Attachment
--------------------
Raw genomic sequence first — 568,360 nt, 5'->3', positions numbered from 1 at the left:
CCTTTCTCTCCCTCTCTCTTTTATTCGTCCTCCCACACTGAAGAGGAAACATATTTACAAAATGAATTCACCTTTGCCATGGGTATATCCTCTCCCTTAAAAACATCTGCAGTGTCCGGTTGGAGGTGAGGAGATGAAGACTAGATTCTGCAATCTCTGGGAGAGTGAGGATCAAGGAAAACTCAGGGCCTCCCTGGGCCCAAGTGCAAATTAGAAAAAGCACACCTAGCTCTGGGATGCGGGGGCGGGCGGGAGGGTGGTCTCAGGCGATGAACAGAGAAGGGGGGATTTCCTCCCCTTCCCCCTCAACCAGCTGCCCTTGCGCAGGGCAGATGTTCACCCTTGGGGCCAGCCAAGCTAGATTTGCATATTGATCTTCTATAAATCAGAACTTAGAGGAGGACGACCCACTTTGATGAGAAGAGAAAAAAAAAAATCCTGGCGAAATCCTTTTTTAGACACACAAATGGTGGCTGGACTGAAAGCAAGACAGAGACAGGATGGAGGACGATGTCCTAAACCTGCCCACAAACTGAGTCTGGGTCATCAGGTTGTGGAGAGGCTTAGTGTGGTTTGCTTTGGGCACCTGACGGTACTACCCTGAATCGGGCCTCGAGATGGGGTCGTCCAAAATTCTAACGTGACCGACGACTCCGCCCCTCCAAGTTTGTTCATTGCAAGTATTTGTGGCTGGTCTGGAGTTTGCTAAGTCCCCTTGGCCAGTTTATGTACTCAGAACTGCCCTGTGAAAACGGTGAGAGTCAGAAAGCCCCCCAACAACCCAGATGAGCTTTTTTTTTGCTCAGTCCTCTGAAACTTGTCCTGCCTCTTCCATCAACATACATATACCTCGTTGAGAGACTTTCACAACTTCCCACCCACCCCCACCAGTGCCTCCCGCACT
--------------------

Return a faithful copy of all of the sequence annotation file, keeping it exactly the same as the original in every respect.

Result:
Raw genomic sequence first — 568,360 nt, 5'->3', positions numbered from 1 at the left:
CCTTTCTCTCCCTCTCTCTTTTATTCGTCCTCCCACACTGAAGAGGAAACATATTTACAAAATGAATTCACCTTTGCCATGGGTATATCCTCTCCCTTAAAAACATCTGCAGTGTCCGGTTGGAGGTGAGGAGATGAAGACTAGATTCTGCAATCTCTGGGAGAGTGAGGATCAAGGAAAACTCAGGGCCTCCCTGGGCCCAAGTGCAAATTAGAAAAAGCACACCTAGCTCTGGGATGCGGGGGCGGGCGGGAGGGTGGTCTCAGGCGATGAACAGAGAAGGGGGGATTTCCTCCCCTTCCCCCTCAACCAGCTGCCCTTGCGCAGGGCAGATGTTCACCCTTGGGGCCAGCCAAGCTAGATTTGCATATTGATCTTCTATAAATCAGAACTTAGAGGAGGACGACCCACTTTGATGAGAAGAGAAAAAAAAAAATCCTGGCGAAATCCTTTTTTAGACACACAAATGGTGGCTGGACTGAAAGCAAGACAGAGACAGGATGGAGGACGATGTCCTAAACCTGCCCACAAACTGAGTCTGGGTCATCAGGTTGTGGAGAGGCTTAGTGTGGTTTGCTTTGGGCACCTGACGGTACTACCCTGAATCGGGCCTCGAGATGGGGTCGTCCAAAATTCTAACGTGACCGACGACTCCGCCCCTCCAAGTTTGTTCATTGCAAGTATTTGTGGCTGGTCTGGAGTTTGCTAAGTCCCCTTGGCCAGTTTATGTACTCAGAACTGCCCTGTGAAAACGGTGAGAGTCAGAAAGCCCCCCAACAACCCAGATGAGCTTTTTTTTTGCTCAGTCCTCTGAAACTTGTCCTGCCTCTTCCATCAACATACATATACCTCGTTGAGAGACTTTCACAACTTCCCACCCACCCCCACCAGTGCCTCCCGCACT